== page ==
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The Fed’s Balance Sheet Still Dictating Market Moves

Written by admin | Aug 3, 2014

Over the last few years, on many occasions, I provided analysis on the correlation between the changes in Federal Reserve’s balance sheet and the S&P 500 index. To wit:

“This is something that I discussed previously. The chart below shows the historical correlation between increases in the Fed’s balance sheet and the S&P 500. I have also projected the theoretical conclusion of the Fed’s program by assuming a continued reduction in purchases of $10 billion at each of the future FOMC meetings.”


“If the current pace of reductions continues it is reasonable to assume that the Fed will terminate the current QE program by the October meeting.”

Of course, the Fed did terminate the latest rendition of “QE” in October of last year. The result was an immediate market swoon as market participants threw a “tantrum” over the removal of the proverbial “punch bowl.” However, that correction was short-lived as Central Banks jumped into the “QE Pond” to support asset prices globally either directly or verbally.


However, despite Japan and the ECB directly intervening into their respective financial systems, there has not been much effect on asset prices domestically. This should not be surprising as those interventions do not directly impact the “trading desks” of major Wall Street banks to the same degree that the Fed’s QE programs do. This is why historically when the Fed has ended a “QE” program, the markets have begun a more severe correction process. In both previous cases, the Fed leaped into action as the market decline almost immediately triggered a sharp decline in economic activity. It is important to remember that “QE” programs are specifically designed to boost asset prices to lift consumer confidence and ultimately economic growth. What became clear is that without QE, there was no growth.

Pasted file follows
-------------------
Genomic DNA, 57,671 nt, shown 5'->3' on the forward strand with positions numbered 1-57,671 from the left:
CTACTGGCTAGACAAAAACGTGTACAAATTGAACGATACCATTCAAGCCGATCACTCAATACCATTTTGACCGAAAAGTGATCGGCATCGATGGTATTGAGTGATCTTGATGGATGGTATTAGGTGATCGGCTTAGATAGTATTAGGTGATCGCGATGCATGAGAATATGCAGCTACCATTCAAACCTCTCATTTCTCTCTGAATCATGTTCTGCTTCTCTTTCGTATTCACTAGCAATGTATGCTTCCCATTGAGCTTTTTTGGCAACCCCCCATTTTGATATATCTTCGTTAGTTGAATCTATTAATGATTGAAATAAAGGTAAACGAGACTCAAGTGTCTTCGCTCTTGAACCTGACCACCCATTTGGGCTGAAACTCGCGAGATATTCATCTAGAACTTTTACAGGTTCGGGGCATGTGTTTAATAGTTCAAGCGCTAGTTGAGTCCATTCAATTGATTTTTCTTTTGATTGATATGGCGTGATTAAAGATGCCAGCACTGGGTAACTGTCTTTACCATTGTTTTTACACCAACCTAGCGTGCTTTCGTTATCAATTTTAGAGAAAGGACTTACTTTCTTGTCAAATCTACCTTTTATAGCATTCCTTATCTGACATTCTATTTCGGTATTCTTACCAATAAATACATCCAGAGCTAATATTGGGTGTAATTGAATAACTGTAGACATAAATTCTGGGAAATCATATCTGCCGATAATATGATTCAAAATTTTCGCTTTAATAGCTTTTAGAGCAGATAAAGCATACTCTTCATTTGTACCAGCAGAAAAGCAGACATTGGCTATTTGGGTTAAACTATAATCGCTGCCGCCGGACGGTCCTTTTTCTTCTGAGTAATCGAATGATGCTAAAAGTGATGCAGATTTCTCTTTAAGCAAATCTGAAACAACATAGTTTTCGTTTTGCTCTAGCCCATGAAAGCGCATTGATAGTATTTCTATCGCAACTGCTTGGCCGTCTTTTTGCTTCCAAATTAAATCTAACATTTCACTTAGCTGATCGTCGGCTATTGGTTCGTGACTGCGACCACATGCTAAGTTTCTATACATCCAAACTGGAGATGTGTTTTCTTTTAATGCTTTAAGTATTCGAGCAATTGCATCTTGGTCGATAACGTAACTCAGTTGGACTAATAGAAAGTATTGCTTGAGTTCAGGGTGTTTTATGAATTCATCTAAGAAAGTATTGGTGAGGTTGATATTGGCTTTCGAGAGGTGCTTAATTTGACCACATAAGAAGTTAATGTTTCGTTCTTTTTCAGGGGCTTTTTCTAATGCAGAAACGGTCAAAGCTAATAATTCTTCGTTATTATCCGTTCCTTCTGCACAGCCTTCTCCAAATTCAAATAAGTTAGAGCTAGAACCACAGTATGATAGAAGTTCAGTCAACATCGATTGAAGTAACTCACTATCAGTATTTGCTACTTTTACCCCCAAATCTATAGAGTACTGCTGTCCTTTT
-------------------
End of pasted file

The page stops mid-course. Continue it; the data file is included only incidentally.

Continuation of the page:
Notice in the chart above the steep and elongated acceleration of the “bullish” trend of the market following the onset of QE3 at the end of 2012. Then Fed Chairman Ben Bernanke lauched QE3 as an offset to the impact of the “fiscal cliff” imposed by the 2011 Budget Control Act. The BCA, which entailed tax increases and large cuts to Government spending, posed a threat to weak economic growth. The problem came when the “fiscal cliff” turned out to be more of a “slope.” The massive excesses of liquidity being dumped in the financial system was the equivalent of blowing “nitrous” into a carburetor. Asset prices soared, but unfortunately, economic growth didn’t. 

Interestingly, while the market advance has slowed following the termination of the QE3 last year, it has not had a similar correction as was witnessed following past QE terminations. Does this suggest the historical correlation between the Fed’s balance sheet actions and the markets has finally been broken? Not so fast.

This is an important question. If the Fed is going to begin an interest-rate hiking campaign, the markets must be operating strongly enough to withstand the negative impacts of higher borrowing costs and reduced risk-premia. Furthermore, while reducing direct liquidity flows “IS” a tightening of policy accommodation, the hiking of interest rates is a “strangle-hold.”